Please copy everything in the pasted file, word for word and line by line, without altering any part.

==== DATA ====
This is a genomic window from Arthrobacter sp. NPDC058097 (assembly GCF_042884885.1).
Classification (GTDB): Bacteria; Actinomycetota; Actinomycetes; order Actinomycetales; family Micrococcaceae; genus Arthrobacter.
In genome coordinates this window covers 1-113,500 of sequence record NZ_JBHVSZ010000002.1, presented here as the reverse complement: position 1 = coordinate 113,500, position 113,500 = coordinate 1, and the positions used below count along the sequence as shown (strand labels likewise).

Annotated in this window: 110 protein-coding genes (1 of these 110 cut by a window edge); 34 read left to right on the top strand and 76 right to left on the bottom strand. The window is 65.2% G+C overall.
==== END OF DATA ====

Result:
This is a genomic window from Arthrobacter sp. NPDC058097 (assembly GCF_042884885.1).
Classification (GTDB): Bacteria; Actinomycetota; Actinomycetes; order Actinomycetales; family Micrococcaceae; genus Arthrobacter.
In genome coordinates this window covers 1-113,500 of sequence record NZ_JBHVSZ010000002.1, presented here as the reverse complement: position 1 = coordinate 113,500, position 113,500 = coordinate 1, and the positions used below count along the sequence as shown (strand labels likewise).

Annotated in this window: 110 protein-coding genes (1 of these 110 cut by a window edge); 34 read left to right on the top strand and 76 right to left on the bottom strand. The window is 65.2% G+C overall.